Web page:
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DIY home lens testing

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skm.sa100 View Drop Down
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Post Options Post Options   Quote skm.sa100 Quote  Post ReplyReply Direct Link To This Post Topic: DIY home lens testing
    Posted: 13 March 2018 at 13:40
So far I've been using my lenses without being too critical or pixel peeping except for the occasional check, mostly for lens DB reviews.

I'd like to do a bit more thorough testing of all my lenses.
I'm curious to see what setup other members have at home for DIY lens testing.
My thought is to print the standard USAF chart and fill the frame and check.

If you have better suggestions I'll be happy to have them.

Thanks
Sashi
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Bob J View Drop Down
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Post Options Post Options   Quote Bob J Quote  Post ReplyReply Direct Link To This Post Posted: 13 March 2018 at 14:10
I did my own years ago. Problem is getting the target big enough.. you don't want to be shooting from too close as a lens is less likely to be optimised for that sort of distance.

One way around it is to use two (or more) sheets arranged diagonally to each other... This way you can get the central resolution and the corners with a smaller sheet.

A standard chart is going to be fine, but mine tended to be arranged with lots of different sized fonts and I assessed sharpness by serving the smallest don't that was legible.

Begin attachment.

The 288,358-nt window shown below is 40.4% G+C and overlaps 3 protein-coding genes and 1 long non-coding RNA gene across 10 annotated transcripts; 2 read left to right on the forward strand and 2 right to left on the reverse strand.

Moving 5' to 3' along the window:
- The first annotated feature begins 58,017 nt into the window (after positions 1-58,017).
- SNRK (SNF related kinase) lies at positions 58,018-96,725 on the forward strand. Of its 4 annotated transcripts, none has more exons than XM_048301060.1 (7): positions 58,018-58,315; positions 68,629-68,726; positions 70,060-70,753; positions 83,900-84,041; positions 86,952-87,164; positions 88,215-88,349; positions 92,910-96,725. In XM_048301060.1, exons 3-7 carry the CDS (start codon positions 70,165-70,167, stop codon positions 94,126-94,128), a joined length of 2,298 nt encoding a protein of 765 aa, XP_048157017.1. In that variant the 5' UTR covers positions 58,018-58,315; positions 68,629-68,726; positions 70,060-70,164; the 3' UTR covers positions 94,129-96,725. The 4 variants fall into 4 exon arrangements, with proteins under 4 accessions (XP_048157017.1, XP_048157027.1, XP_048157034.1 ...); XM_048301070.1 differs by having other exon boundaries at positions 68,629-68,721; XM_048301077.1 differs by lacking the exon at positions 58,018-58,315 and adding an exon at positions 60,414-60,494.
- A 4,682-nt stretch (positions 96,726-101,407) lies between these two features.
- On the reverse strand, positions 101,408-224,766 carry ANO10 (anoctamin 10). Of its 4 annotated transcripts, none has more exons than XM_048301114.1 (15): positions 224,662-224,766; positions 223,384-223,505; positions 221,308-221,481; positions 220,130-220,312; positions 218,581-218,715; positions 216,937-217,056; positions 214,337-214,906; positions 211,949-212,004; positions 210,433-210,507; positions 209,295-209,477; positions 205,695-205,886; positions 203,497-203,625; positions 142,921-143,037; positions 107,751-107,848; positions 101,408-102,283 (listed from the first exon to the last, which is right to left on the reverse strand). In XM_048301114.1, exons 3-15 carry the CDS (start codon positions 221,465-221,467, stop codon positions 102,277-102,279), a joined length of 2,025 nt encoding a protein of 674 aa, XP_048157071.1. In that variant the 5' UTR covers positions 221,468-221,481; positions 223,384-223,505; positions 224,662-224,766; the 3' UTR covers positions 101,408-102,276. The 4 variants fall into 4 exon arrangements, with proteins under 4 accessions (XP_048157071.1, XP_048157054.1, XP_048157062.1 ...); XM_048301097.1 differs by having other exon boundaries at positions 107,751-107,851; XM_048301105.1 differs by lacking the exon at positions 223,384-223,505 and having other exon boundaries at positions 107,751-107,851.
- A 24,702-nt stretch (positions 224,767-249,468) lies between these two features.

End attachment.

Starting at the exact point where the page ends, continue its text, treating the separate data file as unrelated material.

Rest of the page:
To be honest I gave up after a while as I found that it wasn't necessarily the sharpest lens that produced the best results for me.
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QuietOC View Drop Down
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Post Options Post Options   Quote QuietOC Quote  Post ReplyReply Direct Link To This Post Posted: 13 March 2018 at 14:25
I use a big print of the ISO 12233 Test Chart, but almost anything flat with fine detail will work. My chart isn't even very flat since it is just paper taped up on a poured concrete wall.

I was testing in my bedroom last night just using a shelf full of magazines. My Tamron 70-300 USD is nowhere near as sharp as my Sony DT 55-300 at least when both are on the same 2X teleconverter, but Steady Shot actually works on the Tamron which was immediately visible when I enabled Steady Shot with Shutter.
A68 30M 35 50 60M 16-50 16-80 18-55 18-70 18-135 55-200 55-300
A6000 LA-EA1 6.5 16 20 30 50 60 16-50 18-55 55-210
600si: 20 24 28 50 100M 135 24-85 24-105 28-105 35-70 35-105 70-210 75-300 100-200
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amrep View Drop Down
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Post Options Post Options   Quote amrep Quote  Post ReplyReply Direct Link To This Post Posted: 13 March 2018 at 15:29
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sybersitizen View Drop Down